Hundreds of Pakistani rights activists have held a mixed-sex road race in Lahore in protest at a ban on men and women racing alongside each other.
Asma Jehangir: Violence is counter-productive
The authorities had pledged to halt the 1km race, but police stood by and let it proceed. They used force to break up a similar event last Saturday.
Rights activist Asma Jehangir said it was a victory for law and order.
Radical religious demonstrators, who oppose women running in mixed races, were kept back by police.
Ms Jehangir, head of the nation's Human Rights Commission, said she was "glad sense had prevailed".
"The authorities realised violence and heavy-handedness are counter-productive," she told the BBC News website.
"It was a symbolic marathon to make the point that this tyranny had to be broken."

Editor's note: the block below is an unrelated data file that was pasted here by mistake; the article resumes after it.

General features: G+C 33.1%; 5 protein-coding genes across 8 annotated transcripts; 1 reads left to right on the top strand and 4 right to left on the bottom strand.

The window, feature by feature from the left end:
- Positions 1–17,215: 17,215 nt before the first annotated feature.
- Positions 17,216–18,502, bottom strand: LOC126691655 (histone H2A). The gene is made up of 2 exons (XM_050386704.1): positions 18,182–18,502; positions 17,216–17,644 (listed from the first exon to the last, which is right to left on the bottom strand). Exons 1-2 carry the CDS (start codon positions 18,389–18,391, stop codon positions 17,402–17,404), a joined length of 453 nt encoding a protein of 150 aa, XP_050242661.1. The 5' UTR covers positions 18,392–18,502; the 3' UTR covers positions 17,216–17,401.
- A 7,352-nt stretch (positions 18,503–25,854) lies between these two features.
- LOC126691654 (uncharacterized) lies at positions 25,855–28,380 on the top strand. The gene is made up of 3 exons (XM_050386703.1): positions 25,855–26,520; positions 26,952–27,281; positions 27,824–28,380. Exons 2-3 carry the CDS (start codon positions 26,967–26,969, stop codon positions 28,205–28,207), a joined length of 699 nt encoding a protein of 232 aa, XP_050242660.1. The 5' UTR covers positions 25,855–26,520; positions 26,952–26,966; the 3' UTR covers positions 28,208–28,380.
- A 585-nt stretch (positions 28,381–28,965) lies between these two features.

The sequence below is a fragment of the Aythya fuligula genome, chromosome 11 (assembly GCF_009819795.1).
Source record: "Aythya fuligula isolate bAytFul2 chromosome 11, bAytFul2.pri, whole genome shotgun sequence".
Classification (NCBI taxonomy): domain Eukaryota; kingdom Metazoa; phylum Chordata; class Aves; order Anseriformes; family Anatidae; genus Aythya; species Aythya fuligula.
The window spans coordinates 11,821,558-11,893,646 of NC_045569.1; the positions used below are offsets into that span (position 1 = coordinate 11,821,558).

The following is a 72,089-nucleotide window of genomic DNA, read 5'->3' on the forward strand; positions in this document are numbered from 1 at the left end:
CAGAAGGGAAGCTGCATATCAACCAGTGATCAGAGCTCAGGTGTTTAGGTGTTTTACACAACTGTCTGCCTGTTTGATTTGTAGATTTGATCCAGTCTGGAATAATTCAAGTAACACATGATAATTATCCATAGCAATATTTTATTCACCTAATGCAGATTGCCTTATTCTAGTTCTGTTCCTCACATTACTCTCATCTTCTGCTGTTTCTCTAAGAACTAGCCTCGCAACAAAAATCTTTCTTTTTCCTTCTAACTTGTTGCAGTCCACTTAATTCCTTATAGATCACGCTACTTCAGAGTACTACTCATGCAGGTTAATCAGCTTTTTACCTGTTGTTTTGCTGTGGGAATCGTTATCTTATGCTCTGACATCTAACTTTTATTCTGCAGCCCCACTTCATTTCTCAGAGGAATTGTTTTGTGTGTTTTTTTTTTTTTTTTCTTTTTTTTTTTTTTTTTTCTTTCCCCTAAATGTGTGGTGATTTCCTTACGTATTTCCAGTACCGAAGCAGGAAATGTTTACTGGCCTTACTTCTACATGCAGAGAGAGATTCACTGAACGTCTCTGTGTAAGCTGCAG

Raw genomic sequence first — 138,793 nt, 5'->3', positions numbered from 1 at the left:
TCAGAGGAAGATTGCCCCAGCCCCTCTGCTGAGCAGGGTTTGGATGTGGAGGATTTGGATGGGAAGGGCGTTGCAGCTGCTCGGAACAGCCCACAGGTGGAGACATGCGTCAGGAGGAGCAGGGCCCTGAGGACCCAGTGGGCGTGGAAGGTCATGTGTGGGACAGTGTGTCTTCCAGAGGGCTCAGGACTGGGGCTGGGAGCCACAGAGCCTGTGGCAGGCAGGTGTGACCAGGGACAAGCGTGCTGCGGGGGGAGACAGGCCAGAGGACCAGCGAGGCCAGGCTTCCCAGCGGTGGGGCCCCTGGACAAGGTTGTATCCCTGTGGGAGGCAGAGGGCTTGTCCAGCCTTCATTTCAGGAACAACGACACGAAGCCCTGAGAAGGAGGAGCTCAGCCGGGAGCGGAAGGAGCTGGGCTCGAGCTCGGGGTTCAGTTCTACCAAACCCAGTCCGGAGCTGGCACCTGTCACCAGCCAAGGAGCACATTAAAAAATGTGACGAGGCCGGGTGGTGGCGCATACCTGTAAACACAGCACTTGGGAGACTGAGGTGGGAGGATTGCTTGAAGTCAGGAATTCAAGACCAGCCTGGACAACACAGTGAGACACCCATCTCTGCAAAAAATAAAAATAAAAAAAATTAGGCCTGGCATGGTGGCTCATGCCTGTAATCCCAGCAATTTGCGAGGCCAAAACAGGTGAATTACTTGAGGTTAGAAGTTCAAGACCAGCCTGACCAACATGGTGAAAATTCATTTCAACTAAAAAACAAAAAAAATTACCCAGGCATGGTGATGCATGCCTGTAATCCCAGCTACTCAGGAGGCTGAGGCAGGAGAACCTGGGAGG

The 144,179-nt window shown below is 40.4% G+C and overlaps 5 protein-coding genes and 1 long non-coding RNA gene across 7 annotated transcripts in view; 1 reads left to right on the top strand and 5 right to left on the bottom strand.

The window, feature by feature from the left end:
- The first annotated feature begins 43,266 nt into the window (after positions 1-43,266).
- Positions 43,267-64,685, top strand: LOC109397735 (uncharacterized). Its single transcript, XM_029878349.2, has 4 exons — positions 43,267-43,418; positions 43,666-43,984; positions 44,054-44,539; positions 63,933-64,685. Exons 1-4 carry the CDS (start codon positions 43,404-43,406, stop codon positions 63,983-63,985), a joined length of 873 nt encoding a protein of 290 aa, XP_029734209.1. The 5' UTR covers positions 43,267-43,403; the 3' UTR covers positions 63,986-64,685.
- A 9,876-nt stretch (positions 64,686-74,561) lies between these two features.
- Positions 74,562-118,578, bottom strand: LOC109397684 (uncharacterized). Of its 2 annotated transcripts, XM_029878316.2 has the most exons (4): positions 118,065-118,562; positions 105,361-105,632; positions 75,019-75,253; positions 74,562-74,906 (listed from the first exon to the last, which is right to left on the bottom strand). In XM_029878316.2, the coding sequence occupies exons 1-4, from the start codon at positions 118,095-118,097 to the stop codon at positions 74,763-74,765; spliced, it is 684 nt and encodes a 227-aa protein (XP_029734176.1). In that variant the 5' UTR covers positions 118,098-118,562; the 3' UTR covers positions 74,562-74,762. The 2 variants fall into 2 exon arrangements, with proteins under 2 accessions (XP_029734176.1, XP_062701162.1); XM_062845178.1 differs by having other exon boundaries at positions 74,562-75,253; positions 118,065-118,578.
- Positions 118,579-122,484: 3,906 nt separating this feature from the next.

About 500 men and women took part in the race, which underwent a last-minute route change through less visible areas of the city.
The BBC's Paul Anderson in Lahore says women participants wore traditional dress, the salwar kameez, and not all sported running shoes - some were in high heels.
It is unclear why the authorities failed to enforce the ban on the race.
Last Saturday's scenes were not repeated
City mayor Mian Amir had promised to stop it. He was unavailable for comment afterwards. Lahore police chief Aftab Cheema said activists had been peaceful.
Ahead of Saturday's event, a leader of the country's Islamic alliance accused race organisers of being an elite group trying to emulate the West.
The deputy parliamentary leader of the Islamic alliance, the MMA, Hafiz Hussain Ahmed, told the BBC News website: "In our culture, no parent would like to see their daughter running on the roads along with the boys and that, too, in shorts."
Moderates were outraged at police tactics last Saturday, when about 30 activists were bundled roughly into police vans and briefly detained, Ms Jehangir among them.
The ban on mixed gender races was enforced in April after Islamic hardliners attacked runners in a race in the city of Gujranwala, about 100km (60 miles) north of Lahore.